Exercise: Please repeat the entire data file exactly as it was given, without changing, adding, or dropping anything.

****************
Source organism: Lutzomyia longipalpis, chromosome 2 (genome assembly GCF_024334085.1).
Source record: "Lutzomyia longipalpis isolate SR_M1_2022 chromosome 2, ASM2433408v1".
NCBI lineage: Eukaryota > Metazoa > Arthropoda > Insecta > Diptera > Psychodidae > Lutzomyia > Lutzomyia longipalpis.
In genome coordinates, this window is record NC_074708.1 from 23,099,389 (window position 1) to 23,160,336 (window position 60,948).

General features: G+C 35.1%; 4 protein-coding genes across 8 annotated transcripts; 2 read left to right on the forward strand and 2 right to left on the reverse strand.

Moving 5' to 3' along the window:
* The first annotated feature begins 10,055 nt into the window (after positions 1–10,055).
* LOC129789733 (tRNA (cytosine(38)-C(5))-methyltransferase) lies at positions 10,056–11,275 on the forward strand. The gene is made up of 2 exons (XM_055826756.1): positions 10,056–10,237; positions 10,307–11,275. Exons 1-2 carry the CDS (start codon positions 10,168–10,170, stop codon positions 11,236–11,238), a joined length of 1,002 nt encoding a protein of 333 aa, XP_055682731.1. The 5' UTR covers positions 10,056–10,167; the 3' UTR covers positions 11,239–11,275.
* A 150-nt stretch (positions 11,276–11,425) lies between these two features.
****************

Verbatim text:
Source organism: Lutzomyia longipalpis, chromosome 2 (genome assembly GCF_024334085.1).
Source record: "Lutzomyia longipalpis isolate SR_M1_2022 chromosome 2, ASM2433408v1".
NCBI lineage: Eukaryota > Metazoa > Arthropoda > Insecta > Diptera > Psychodidae > Lutzomyia > Lutzomyia longipalpis.
In genome coordinates, this window is record NC_074708.1 from 23,099,389 (window position 1) to 23,160,336 (window position 60,948).

General features: G+C 35.1%; 4 protein-coding genes across 8 annotated transcripts; 2 read left to right on the forward strand and 2 right to left on the reverse strand.

Moving 5' to 3' along the window:
* The first annotated feature begins 10,055 nt into the window (after positions 1–10,055).
* LOC129789733 (tRNA (cytosine(38)-C(5))-methyltransferase) lies at positions 10,056–11,275 on the forward strand. The gene is made up of 2 exons (XM_055826756.1): positions 10,056–10,237; positions 10,307–11,275. Exons 1-2 carry the CDS (start codon positions 10,168–10,170, stop codon positions 11,236–11,238), a joined length of 1,002 nt encoding a protein of 333 aa, XP_055682731.1. The 5' UTR covers positions 10,056–10,167; the 3' UTR covers positions 11,239–11,275.
* A 150-nt stretch (positions 11,276–11,425) lies between these two features.